SharePoint, like a conductor in an orchestra, really just orchestrates a search request. As a conductor doesn't play an instrument, SharePoint doesn't actually do the mechanics of a search, it just makes the request. It's really all about IFilters and the search capabilities they provide. The SharePoint search pages, object model and web services are just facades to access the real workers.
This conversation came up because, out of the box, SharePoint only searches the following content types: .txt, .htm, .doc, .xls, and .ppt. And this search is not SharePoint but rather SQL Servers full-text search engine. After all, a binary file type (like PDF) can't really be searched unless the searcher knows how to read the format. SQL Server knows how to read the base types and with the addition of new iFilters, you can extend that. You can get additional IFilters for PDF, RTF, MSG, ZIP and other formats from various sources (Microsoft has a few free ones like for RTF). A good source of commercial IFilters is the IFilterShop.
So next time you try searching for content check to make sure your SQL Server (all content for SharePoint is stored in SQL) has an IFilter that recognizes the format you're looking for. Also a catch is when you do need to add a new search type, make sure you install the IFilter on the SQL Server and not the SharePoint one as it's the mechanic that's actually performing the search and just providing results to SharePoint to present to the user.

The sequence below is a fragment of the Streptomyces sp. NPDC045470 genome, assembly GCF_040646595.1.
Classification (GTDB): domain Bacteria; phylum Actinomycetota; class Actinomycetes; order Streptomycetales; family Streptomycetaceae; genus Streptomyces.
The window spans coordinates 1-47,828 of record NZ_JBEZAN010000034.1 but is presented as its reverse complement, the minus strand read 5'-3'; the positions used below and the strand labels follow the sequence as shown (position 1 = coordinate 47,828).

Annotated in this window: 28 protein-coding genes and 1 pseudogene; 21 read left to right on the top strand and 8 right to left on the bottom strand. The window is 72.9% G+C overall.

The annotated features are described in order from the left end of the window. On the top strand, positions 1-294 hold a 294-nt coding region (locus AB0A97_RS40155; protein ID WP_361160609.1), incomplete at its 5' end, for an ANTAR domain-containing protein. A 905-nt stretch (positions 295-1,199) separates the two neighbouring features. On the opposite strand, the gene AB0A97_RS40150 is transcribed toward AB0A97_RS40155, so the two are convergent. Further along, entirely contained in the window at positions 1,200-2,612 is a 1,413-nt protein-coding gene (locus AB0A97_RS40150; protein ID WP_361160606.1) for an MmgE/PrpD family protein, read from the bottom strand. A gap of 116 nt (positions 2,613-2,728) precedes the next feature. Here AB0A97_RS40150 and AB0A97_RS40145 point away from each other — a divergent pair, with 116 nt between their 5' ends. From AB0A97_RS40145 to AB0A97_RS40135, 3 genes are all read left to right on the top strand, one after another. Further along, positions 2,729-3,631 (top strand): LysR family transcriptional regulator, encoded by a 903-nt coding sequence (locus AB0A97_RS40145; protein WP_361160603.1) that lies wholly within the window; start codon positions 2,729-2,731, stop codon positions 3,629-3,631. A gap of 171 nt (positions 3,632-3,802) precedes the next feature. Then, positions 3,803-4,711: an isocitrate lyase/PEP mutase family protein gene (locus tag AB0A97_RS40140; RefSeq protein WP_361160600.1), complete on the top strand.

I see (and get) a lot of questions about customizing the look and feel of SharePoint Portal Server. More often than not, this leads to an answer of directly modifying the SPS.CSS files on the server. This always leads to the caveat that this file may be updated with a service pack install or software upgrade. There is a much easier and safer way to do this which will never break.